The mining newspaper for Alaska and Canada's North

Alaskans are being greenwashed - again

Mark Twain allegedly said: "There are lies, damned lies and statistics," but somehow, I think he missed a few environmentalists North of 60 Mining News – May 6, 2022

When I first heard the term "greenwashed," I naturally assumed that it referred to the endless stream of misrepresentations that the American Environmental Industry dumps on a gullible public as part of its fundraising technique. When I looked into it, however, I discovered that it was a pejorative intended by professional Environmentalists to attack other industrial sectors who represented that their various products were somehow more environmentally friendly than their competitors. On reflection, it is clear that the term is actually neutral; it is a shoe that can be worn on either foot.

When it comes to resource development, of course there are environmental impacts; however, as with every other commodity, proponents are highly motivated to put their best spin on whatever they are trying to sell, and competitors are likewise motivated to detract from whatever is said for their own personal advantage.

In this age of unqualified social media, the metaphor of a rising tide lifting all of the boats seems to suggest that we are all afloat above anchor depth.

It is blatantly obvious that everything we have and everything that we touch must either be mined or grown. Tens of millions of people around the globe are starving, yet there are those who would condemn farmers. Homelessness is a crisis in many cities in America, yet there are those who would ban logging. America is proud to give guns and ammunition to patriotic Ukrainians, but every missile or cannon started life in a hole in the ground.

Almost any logger will tell you that old-growth timber is not the lungs of the world or the exclusive habitat of spotted owls. Alaskan miners don't need to be reminded that ESG (Environmental, Social, Governance Criteria) is a cost of doing business. Protecting the environment, supporting the community and sound, socially positive business practices are integral to safe and environmentally appropriate operations.

What is most curious, however, is that everyone seems to insist on seeing the world through their own microscope, with no objective reference point.

No one can fault differences of opinion. We live with it every day. That's what lawsuits and horse races are all about. On the other hand, when a point of view becomes so pervasive that it weakens our prosperity, it needs to be objectively evaluated.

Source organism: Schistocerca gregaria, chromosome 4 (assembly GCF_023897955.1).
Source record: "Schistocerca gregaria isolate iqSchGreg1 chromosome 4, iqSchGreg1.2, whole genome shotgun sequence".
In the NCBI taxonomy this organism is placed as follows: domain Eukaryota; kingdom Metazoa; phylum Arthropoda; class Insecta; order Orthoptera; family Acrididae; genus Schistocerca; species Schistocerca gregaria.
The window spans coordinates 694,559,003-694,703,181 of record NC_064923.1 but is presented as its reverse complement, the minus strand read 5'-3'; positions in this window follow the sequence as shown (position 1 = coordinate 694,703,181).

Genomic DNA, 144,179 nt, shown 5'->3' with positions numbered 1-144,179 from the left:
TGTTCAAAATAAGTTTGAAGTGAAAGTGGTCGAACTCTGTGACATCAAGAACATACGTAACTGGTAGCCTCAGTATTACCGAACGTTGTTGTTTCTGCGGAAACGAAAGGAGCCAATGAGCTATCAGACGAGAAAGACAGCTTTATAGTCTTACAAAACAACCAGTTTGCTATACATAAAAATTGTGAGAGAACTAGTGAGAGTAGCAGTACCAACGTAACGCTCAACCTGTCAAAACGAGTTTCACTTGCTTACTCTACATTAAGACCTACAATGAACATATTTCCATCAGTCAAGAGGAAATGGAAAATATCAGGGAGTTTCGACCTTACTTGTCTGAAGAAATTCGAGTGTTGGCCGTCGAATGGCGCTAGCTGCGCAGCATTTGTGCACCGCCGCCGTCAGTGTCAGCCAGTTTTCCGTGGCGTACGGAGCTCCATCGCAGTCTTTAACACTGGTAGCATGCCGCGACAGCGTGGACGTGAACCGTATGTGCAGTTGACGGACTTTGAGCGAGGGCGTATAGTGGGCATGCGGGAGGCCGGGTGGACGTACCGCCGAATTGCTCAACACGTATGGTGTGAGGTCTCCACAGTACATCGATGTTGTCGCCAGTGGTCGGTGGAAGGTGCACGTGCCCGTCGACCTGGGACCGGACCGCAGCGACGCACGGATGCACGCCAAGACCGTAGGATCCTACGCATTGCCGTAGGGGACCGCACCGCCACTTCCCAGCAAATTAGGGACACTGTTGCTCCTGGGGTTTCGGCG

Protecting the environment is a good thing; however, in the greater scheme of things, do we really need to live in trees and eat snakes in order to protect the environment?

Although it is a little unclear, it appears that hominids crossed out of Africa perhaps as many as a million and a half years ago, and we seem to have a pretty good handle on what are now called modern humans for the past 200,000 years at least.

We even have a pretty good idea as to when a lot of folks gave up on the hunting and gathering lifestyle in order to domesticate mammals and plant crops. Those developments probably occurred within the past 10,000 years – plus or minus.

What is intriguing, I think, is that it appears that for about 190,000 years, we hominids were perfectly happy eating what we killed without the benefit of any tools beyond the random rock or stick.

Have we made "progress" in the most recent 10,000 years? If so, do we concur that such progress is a good thing? Is there some "progress" that we should turn our backs on? Fire? Literacy? Antibiotics?

As for me, I basically enjoy those things that beneficiation of natural resources has brought to my front door, and I suspect that virtually everyone else on the planet likes to sleep in a warm bed with a full stomach.

My point is and always remains the same. The things we eat must be grown. The things we use must, generally, come for one or more mines somewhere. And believe it or not, there is waste and even pollutants like carbon dioxide as a basic result of hominids planting seeds and drilling for oil.

Arguments for minimizing pollution indubitably are meritorious, but policies that demand sacrificing our tools and toys and our cornucopia of comestibles are foolish.

Mining, like farming and logging, palpably benefit us all. That is what ESG should be all about.


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